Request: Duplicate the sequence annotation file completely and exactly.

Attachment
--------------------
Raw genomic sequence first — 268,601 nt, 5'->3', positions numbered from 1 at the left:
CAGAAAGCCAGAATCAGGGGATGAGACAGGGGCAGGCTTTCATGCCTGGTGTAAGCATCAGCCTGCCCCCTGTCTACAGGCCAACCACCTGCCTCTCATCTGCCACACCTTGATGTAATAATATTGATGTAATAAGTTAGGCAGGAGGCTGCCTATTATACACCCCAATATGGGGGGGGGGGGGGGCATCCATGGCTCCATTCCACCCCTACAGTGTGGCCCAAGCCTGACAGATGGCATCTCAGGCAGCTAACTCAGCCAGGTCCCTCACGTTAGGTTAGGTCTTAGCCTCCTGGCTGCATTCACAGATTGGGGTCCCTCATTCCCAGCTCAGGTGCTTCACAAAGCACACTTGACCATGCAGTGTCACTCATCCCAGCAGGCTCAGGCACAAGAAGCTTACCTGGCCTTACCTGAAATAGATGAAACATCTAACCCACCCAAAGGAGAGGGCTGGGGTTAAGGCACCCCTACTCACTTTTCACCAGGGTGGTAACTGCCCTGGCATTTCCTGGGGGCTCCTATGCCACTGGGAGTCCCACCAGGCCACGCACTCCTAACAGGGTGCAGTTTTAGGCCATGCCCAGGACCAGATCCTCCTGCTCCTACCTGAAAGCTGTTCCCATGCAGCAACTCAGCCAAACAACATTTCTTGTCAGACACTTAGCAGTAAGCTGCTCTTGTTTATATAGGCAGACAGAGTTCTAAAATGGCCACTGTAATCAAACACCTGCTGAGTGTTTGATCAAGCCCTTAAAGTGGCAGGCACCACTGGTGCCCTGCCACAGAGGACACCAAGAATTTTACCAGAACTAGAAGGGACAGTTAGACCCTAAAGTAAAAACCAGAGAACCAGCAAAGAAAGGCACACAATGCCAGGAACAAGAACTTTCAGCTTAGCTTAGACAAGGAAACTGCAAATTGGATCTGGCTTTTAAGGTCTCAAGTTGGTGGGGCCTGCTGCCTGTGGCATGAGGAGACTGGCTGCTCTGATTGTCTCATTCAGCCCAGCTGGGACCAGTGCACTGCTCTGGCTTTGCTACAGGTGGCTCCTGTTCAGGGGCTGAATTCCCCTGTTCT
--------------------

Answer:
Raw genomic sequence first — 268,601 nt, 5'->3', positions numbered from 1 at the left:
CAGAAAGCCAGAATCAGGGGATGAGACAGGGGCAGGCTTTCATGCCTGGTGTAAGCATCAGCCTGCCCCCTGTCTACAGGCCAACCACCTGCCTCTCATCTGCCACACCTTGATGTAATAATATTGATGTAATAAGTTAGGCAGGAGGCTGCCTATTATACACCCCAATATGGGGGGGGGGGGGGGCATCCATGGCTCCATTCCACCCCTACAGTGTGGCCCAAGCCTGACAGATGGCATCTCAGGCAGCTAACTCAGCCAGGTCCCTCACGTTAGGTTAGGTCTTAGCCTCCTGGCTGCATTCACAGATTGGGGTCCCTCATTCCCAGCTCAGGTGCTTCACAAAGCACACTTGACCATGCAGTGTCACTCATCCCAGCAGGCTCAGGCACAAGAAGCTTACCTGGCCTTACCTGAAATAGATGAAACATCTAACCCACCCAAAGGAGAGGGCTGGGGTTAAGGCACCCCTACTCACTTTTCACCAGGGTGGTAACTGCCCTGGCATTTCCTGGGGGCTCCTATGCCACTGGGAGTCCCACCAGGCCACGCACTCCTAACAGGGTGCAGTTTTAGGCCATGCCCAGGACCAGATCCTCCTGCTCCTACCTGAAAGCTGTTCCCATGCAGCAACTCAGCCAAACAACATTTCTTGTCAGACACTTAGCAGTAAGCTGCTCTTGTTTATATAGGCAGACAGAGTTCTAAAATGGCCACTGTAATCAAACACCTGCTGAGTGTTTGATCAAGCCCTTAAAGTGGCAGGCACCACTGGTGCCCTGCCACAGAGGACACCAAGAATTTTACCAGAACTAGAAGGGACAGTTAGACCCTAAAGTAAAAACCAGAGAACCAGCAAAGAAAGGCACACAATGCCAGGAACAAGAACTTTCAGCTTAGCTTAGACAAGGAAACTGCAAATTGGATCTGGCTTTTAAGGTCTCAAGTTGGTGGGGCCTGCTGCCTGTGGCATGAGGAGACTGGCTGCTCTGATTGTCTCATTCAGCCCAGCTGGGACCAGTGCACTGCTCTGGCTTTGCTACAGGTGGCTCCTGTTCAGGGGCTGAATTCCCCTGTTCT